A public program to the border of Hong Kong waters.
Single-channel video | 16:9 | HD | Colour | 4’55” | Stereo
We spent the days together, along with the bumps in the sea. The military steamboat sailed to the east of the ocean, after passing through the harbour.
I experienced a rough voyage, woke up once in three hours.
An image momentarily appeared when I was subconscious. There were some sticky black tentacles extending from the bottom of my chin, slowly crept and covered my entire face.
The charcoaled darkness engulfed me, and brought along a sense of intimacy with fear. The warmth remaining on my face even after alighting.
We tried to formulate as perfect a plan as possible. But last year, we could not have foreseen this year.
On the voyage,
some people close their eyes to the sensation of weightlessness and the time it takes to get through it.
Some get seasick and vomit,
someone writes the outline of a new work in the dark
“The sea was sorrowfully created by human bodies,” he wrote.
The bronze statues were dismantled one by one, leaving behind only empty shells.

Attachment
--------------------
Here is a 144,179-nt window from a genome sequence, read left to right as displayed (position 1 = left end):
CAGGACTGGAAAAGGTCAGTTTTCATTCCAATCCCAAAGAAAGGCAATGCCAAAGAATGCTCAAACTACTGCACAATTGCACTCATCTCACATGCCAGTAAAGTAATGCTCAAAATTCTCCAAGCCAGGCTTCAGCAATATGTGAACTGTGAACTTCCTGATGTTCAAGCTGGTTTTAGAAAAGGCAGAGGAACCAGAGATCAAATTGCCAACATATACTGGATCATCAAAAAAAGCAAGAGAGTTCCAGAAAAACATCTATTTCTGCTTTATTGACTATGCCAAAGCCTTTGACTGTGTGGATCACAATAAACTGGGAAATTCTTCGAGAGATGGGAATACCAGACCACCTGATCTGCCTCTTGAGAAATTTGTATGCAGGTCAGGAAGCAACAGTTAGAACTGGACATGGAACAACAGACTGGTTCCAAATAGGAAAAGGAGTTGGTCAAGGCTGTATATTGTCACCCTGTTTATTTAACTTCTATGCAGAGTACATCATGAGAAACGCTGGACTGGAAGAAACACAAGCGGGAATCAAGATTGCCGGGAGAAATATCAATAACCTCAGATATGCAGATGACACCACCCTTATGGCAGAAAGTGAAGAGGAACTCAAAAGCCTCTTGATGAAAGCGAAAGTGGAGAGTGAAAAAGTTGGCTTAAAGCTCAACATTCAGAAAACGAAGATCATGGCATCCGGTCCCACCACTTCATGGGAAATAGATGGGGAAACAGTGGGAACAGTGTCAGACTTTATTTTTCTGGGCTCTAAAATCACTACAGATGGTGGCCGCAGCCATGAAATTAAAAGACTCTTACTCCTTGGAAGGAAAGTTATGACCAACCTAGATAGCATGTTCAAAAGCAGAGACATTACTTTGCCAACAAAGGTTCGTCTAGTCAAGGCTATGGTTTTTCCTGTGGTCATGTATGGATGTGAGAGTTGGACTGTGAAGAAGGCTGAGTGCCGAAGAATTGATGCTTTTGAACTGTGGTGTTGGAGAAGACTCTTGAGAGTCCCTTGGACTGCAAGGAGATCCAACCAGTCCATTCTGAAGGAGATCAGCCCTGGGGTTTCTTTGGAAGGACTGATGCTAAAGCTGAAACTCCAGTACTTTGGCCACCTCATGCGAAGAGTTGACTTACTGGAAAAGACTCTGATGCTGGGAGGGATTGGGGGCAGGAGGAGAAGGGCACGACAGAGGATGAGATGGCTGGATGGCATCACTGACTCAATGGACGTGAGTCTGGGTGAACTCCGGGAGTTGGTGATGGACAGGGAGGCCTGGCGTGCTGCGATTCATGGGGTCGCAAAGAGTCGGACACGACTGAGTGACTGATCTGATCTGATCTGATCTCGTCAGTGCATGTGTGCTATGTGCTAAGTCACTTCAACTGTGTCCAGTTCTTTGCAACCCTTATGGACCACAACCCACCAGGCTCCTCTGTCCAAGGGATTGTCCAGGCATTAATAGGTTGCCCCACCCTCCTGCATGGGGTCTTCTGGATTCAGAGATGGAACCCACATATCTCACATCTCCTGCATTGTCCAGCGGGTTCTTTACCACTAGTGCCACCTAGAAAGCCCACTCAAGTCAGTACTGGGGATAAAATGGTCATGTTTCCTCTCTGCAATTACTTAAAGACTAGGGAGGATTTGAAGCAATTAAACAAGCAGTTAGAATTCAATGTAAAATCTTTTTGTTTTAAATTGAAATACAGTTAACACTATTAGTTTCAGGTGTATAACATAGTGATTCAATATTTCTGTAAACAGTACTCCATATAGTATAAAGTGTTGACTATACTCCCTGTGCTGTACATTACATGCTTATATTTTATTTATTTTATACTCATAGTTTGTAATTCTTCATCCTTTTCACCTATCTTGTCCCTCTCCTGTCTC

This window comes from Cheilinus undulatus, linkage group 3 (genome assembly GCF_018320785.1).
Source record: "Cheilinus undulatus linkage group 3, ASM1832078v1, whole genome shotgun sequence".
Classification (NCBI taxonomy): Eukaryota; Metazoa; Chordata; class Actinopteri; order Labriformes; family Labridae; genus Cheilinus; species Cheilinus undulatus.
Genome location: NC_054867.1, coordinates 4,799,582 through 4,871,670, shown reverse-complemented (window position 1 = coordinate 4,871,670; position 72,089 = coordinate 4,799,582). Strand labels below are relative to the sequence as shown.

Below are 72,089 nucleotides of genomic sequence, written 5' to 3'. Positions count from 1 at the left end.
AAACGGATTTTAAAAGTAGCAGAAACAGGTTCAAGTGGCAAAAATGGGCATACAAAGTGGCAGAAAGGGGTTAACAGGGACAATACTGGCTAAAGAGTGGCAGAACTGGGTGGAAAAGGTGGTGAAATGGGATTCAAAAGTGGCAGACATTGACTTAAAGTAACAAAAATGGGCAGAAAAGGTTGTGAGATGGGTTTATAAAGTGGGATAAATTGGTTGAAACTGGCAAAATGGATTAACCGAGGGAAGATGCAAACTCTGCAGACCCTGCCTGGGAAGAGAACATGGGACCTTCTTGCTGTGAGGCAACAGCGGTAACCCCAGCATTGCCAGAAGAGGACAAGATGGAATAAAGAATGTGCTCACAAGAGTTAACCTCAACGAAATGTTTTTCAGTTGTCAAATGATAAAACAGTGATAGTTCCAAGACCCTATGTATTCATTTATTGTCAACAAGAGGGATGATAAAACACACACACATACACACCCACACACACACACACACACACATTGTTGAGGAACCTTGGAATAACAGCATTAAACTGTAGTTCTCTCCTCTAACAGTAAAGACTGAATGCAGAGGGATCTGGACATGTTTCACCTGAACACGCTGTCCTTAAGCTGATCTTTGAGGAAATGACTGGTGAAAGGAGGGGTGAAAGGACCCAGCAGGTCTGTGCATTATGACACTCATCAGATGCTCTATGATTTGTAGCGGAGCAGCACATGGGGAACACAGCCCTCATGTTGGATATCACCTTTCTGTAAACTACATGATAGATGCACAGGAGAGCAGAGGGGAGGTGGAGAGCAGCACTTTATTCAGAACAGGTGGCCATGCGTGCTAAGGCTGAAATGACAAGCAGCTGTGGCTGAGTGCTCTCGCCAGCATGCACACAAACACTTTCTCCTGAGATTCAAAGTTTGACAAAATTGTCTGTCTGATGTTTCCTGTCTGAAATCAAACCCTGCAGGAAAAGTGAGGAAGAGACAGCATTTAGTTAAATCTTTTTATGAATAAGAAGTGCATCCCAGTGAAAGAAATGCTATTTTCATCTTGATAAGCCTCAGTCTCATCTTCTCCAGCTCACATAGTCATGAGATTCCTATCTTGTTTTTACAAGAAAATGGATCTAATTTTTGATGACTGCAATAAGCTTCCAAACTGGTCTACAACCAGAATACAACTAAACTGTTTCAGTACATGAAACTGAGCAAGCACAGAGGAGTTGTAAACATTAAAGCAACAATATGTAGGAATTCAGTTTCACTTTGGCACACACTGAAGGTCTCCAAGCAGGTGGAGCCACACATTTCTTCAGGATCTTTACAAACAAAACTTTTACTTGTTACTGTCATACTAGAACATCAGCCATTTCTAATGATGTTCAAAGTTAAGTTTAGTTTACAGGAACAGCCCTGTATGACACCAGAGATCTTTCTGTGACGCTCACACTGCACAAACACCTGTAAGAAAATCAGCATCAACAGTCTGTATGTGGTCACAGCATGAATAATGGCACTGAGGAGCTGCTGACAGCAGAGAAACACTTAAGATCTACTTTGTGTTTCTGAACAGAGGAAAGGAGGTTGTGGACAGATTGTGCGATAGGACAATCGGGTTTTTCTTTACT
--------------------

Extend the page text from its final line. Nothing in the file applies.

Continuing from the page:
In his narrative, these fragments that no longer can be pieced together to restore the Queen’s statue, are sent on The Relentless Voyage over the sea; their fate is unpredictable and their hope is inexorable, as they fall into an ever deeper sea of sorrow, as if at this particular moment those bronze statues are more than just a reflection of history.
Writing a story about the sea, we also are drifting in that sea. (Shen Jun, 2020)
During the Second World War, the bronze statues from the Statue Square in Hong Kong were seized by the Japanese Army. They left the pier and sailed to the east. After the Pacific War broke, the sea routes of the Japanese Army were blockaded by the Allies. Ships were bombed, supply chains were severed. The Japanese Army, therefore, sent around vessels that carry valuable goods as decoys. Perhaps in ‘The Relentless Voyage’ we are all onboard a decoy vessel, with no choice.
Upon reaching the open sea, we took a breath of fresh air, thinking we are finally free, only to find that we are trapped in a smaller island by the captive sea.
This sea voyage, planned in early 2020, was suspended by the call of the times.
One day, I boarded a bus. The man seated next to me called his wife and told her that he would be home for dinner. The bus was escorted by a fleet of cars. In an instant, I lost the right to know my destiny, and embarked on an unknown journey. After getting off the bus, I began a 14-day period of solitude.
It got me thinking. What kind of spaces are we trapped in? What do the trapped people and things think about? When passengers enter into that ‘body-like vessel, are they reenacting history, or rehearsing the future?